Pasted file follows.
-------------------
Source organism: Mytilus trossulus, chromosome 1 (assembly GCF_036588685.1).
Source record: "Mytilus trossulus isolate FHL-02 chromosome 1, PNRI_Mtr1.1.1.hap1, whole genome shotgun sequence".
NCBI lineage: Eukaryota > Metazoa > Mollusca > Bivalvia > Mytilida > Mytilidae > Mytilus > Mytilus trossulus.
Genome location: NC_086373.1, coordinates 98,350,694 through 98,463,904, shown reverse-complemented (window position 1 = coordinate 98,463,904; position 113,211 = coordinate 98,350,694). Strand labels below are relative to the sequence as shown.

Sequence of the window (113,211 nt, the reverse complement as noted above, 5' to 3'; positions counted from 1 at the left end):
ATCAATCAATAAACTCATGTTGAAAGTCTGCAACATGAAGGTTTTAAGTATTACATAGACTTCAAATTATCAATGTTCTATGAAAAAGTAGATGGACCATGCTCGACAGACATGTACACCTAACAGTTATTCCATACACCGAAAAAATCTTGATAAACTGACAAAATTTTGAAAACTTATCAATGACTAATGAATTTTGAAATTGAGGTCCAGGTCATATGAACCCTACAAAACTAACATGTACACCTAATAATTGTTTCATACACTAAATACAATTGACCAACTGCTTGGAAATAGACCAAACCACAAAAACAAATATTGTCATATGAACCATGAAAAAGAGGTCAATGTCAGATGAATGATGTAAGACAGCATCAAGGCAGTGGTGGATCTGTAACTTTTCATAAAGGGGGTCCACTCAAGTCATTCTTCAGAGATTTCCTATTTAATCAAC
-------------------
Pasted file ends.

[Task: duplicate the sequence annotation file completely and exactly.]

Source organism: Mytilus trossulus, chromosome 1 (assembly GCF_036588685.1).
Source record: "Mytilus trossulus isolate FHL-02 chromosome 1, PNRI_Mtr1.1.1.hap1, whole genome shotgun sequence".
NCBI lineage: Eukaryota > Metazoa > Mollusca > Bivalvia > Mytilida > Mytilidae > Mytilus > Mytilus trossulus.
Genome location: NC_086373.1, coordinates 98,350,694 through 98,463,904, shown reverse-complemented (window position 1 = coordinate 98,463,904; position 113,211 = coordinate 98,350,694). Strand labels below are relative to the sequence as shown.

Sequence of the window (113,211 nt, the reverse complement as noted above, 5' to 3'; positions counted from 1 at the left end):
ATCAATCAATAAACTCATGTTGAAAGTCTGCAACATGAAGGTTTTAAGTATTACATAGACTTCAAATTATCAATGTTCTATGAAAAAGTAGATGGACCATGCTCGACAGACATGTACACCTAACAGTTATTCCATACACCGAAAAAATCTTGATAAACTGACAAAATTTTGAAAACTTATCAATGACTAATGAATTTTGAAATTGAGGTCCAGGTCATATGAACCCTACAAAACTAACATGTACACCTAATAATTGTTTCATACACTAAATACAATTGACCAACTGCTTGGAAATAGACCAAACCACAAAAACAAATATTGTCATATGAACCATGAAAAAGAGGTCAATGTCAGATGAATGATGTAAGACAGCATCAAGGCAGTGGTGGATCTGTAACTTTTCATAAAGGGGGTCCACTCAAGTCATTCTTCAGAGATTTCCTATTTAATCAAC